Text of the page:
We are now witnessing the rapid democratization of access to sequencing capacity—an immense opportunity for the global community, if proper stewardship of these data keeps pace [2],[3]. This stewardship must include enriching public sequence databases with the biological context of these sequences (Box 1), which will in turn necessitate the adoption of a fresh attitude to reporting results, both in our papers and our submissions to the public databases. Large, well-contextualized genome, metagenome, and marker gene data sets (e.g., ribosomal gene surveys) provide ideal opportunities for comparison and contrasting using computational means to solve a wide range of questions in biology (including questions in medicine, physiology, developmental biology, biogeochemistry, evolution, ecology, etc.).
Box 1. When the Cost of a Bacterial Genome Sequence Is Almost Nothing, That Organism's Contextual Information Is Increasingly Valuable
Consider the scenario where a new E. coli sequence has been obtained from a futuristic handheld device (like a Star Trek tricorder) that generates the complete genome in seconds. While the genome sequence may only be slightly different from strains already in the public databases, the metadata associated with this bug is both unique and crucial. Where and when was the E. coli isolated? Was it transmitted as a food-borne pathogen? Did it hospitalize the patient from whom it was isolated? Was it part of a larger infectious outbreak? Knowledge that a pathogen was isolated from diseased patients or healthy controls will readily assist in intervention strategies derived from machine-readable data.
These data sets should be treated as part of a larger whole—a catalogue of life on earth—that will allow us to observe, as we sample in time and space, how life changes. A range of ongoing and proposed megasequencing projects also promise to make great inroads into this grand vision (i.e., the Genomic Encyclopedia of Bacteria and Archaea [GEBA] [4], Human Microbiome Project [HMP] [5], Microbial Earth Project [http://genome.jgi-psf.org/programs/bacteria-archaea/MEP/index.jsf], Earth Microbiome Project [6], Genomes 10K [7], Tara Oceans [http://oceans.taraexpeditions.org/], Malaspina [http://en.wikipedia.org/wiki/Malaspina_Expedition_2010], Sorcerer II Global Ocean Sampling expedition [8]).
How must we now change the way we think about these data sets to prepare to integrate and co-analyze these large suites of related and contrasting data? Clearly, these data must be stored in robust comprehensive electronic systems that link to specific environments, diseases, or physiological states such that these relationships are electronically retrievable. To achieve this goal we urgently need shared standards that are both easy to use and scientifically robust.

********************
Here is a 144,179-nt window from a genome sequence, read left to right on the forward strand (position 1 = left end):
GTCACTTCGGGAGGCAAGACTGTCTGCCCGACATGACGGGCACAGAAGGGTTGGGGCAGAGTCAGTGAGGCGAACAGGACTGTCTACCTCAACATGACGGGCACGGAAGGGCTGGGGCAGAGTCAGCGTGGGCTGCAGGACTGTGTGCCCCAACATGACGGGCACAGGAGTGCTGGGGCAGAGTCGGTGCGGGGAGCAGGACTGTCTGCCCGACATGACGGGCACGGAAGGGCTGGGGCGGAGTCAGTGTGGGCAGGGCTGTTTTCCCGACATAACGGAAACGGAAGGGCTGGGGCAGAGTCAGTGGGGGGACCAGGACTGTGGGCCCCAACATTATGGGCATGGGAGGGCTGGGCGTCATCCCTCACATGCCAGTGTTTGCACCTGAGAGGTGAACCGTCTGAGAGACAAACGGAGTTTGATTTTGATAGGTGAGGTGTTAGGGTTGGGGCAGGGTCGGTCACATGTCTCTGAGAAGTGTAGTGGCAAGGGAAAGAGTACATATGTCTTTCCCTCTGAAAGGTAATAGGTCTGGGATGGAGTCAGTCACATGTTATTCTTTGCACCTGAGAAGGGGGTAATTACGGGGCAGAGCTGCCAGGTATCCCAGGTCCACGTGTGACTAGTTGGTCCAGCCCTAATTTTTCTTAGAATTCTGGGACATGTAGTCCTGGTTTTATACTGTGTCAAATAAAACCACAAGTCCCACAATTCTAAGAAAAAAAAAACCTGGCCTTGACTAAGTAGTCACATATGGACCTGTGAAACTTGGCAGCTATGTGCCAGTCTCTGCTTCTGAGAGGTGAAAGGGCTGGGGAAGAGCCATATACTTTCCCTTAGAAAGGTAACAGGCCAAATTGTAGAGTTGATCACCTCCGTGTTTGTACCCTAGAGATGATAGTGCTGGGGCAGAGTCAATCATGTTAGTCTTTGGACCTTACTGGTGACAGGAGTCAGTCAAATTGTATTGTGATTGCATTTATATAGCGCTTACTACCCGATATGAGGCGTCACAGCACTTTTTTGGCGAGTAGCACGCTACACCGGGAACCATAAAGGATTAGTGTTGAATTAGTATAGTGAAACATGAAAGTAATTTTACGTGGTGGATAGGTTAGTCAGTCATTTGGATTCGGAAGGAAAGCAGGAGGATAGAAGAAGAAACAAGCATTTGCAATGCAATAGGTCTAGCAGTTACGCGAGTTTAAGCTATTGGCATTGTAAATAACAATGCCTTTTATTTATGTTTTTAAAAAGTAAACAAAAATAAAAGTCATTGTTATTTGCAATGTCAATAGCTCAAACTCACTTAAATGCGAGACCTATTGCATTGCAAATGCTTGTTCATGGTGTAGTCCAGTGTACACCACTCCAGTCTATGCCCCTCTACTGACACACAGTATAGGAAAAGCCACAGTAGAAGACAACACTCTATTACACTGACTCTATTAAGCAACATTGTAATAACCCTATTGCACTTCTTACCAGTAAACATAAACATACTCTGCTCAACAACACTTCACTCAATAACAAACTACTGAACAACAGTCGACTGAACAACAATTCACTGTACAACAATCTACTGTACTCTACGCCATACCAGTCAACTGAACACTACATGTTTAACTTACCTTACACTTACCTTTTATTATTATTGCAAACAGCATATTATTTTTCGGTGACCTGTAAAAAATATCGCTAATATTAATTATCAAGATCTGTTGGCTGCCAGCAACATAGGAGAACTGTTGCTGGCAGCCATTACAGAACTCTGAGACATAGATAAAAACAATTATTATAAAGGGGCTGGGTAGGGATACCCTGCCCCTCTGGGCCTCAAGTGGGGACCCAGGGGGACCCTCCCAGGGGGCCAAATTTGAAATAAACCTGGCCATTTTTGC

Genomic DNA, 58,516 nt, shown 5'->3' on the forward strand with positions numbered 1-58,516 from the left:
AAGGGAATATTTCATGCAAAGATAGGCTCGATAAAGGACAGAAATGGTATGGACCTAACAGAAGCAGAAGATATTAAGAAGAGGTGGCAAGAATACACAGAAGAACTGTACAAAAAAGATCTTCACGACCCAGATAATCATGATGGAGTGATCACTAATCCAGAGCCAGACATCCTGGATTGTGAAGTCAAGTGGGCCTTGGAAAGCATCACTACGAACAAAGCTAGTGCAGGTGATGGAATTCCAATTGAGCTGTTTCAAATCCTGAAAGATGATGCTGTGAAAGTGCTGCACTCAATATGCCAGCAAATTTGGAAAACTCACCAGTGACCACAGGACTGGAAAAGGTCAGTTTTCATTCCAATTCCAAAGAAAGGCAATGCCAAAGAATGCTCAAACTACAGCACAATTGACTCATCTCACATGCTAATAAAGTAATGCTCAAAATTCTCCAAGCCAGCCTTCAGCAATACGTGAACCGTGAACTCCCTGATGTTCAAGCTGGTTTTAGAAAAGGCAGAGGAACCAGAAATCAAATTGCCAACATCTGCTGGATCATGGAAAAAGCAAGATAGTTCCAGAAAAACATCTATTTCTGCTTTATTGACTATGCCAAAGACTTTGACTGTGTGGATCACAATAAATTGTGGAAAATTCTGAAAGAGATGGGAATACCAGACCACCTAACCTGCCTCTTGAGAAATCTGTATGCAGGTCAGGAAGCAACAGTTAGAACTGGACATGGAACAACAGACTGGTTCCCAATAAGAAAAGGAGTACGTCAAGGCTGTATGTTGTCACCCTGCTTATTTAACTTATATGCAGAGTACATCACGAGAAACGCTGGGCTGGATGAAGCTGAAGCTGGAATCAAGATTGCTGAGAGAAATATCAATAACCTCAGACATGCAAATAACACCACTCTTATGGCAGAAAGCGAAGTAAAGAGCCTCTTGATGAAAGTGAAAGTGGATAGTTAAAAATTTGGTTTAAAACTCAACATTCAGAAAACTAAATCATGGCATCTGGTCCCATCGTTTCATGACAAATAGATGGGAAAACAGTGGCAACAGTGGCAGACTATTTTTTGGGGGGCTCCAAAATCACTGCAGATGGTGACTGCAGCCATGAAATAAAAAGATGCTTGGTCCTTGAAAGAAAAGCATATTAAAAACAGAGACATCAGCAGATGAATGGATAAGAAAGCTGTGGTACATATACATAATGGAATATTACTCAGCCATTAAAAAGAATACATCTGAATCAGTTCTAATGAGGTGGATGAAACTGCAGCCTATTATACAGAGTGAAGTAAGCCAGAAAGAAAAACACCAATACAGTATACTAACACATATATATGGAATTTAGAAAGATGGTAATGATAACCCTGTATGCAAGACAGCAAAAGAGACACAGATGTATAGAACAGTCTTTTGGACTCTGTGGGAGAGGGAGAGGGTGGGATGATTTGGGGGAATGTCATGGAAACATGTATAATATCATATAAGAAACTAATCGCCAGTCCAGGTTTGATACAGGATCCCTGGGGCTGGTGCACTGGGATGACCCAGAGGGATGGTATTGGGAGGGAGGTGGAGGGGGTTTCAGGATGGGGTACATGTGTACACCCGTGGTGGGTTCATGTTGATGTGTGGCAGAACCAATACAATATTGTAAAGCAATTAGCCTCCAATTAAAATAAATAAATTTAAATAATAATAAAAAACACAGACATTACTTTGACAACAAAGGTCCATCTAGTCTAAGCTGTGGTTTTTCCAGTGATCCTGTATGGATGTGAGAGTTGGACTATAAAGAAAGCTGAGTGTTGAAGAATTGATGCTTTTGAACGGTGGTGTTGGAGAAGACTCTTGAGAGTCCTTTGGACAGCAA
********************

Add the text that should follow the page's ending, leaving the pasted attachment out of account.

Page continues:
The GSC was established in late 2005 [9],[10] to tackle the challenge of working towards better descriptions of genomes and metagenomes through community-level, consensus-driven solutions. The GSC's mission is to work towards 1) the implementation of new genomic standards, 2) methods of capturing and exchanging the information captured in these standards (metadata, or contextual data) and 3) harmonization of information collection and analysis efforts across the wider genomics community.
The GSC fulfils this mission by holding face-to-face meetings, forming working groups, and building consensus products that can be widely used in this community. Thus far, the GSC has created a standard, the Minimum Information about any (x) Sequence (MIxS), that includes three minimum information checklists for describing genomes, metagenomes, and environmental marker sequences (MIGS/MIMS/MIMARKS) upon submission to the public databases and publication [11],[12]. MIxS requires core information on habitat, geolocation, and sequencing methodology as well as fields specific to data type and a range of optional environmental packages to capture core measurements defining a broad range of habitats, including water, soil, and host-associated habitats. The International Nucleotide Sequence Database Collaboration (INSDC; DDBJ/EMBL/GenBank) has created a GSC “keyword” (MIxS) to mark the richer entries complying with this standard.
Other working groups are dedicated to 1) the maintenance of an extensible markup language (GCDML) that provides a reference implementation of the MIxS checklists [13], 2) development of tools and software, 3) compliance and curation, and 4) biodiversity. Those requiring help complying with MIxS (curation support) should contact the compliance working group, and those requiring technical assistance in implementing/adopting these standards in software or database projects should contact the developer's working group (technical support). The developer and compliance groups work closely together, for example, to support compliance through a range of portals, including GOLD [1], MG-Rast [14], CAMERA [15], IMG/m [16], the RDP [17], SILVA [18], megx.net [19], and the ISA software suite [20]. The Biodiversity group works with communities to make sure that GSC standards evolve in harmony with standards for describing taxonomy and biodiversity.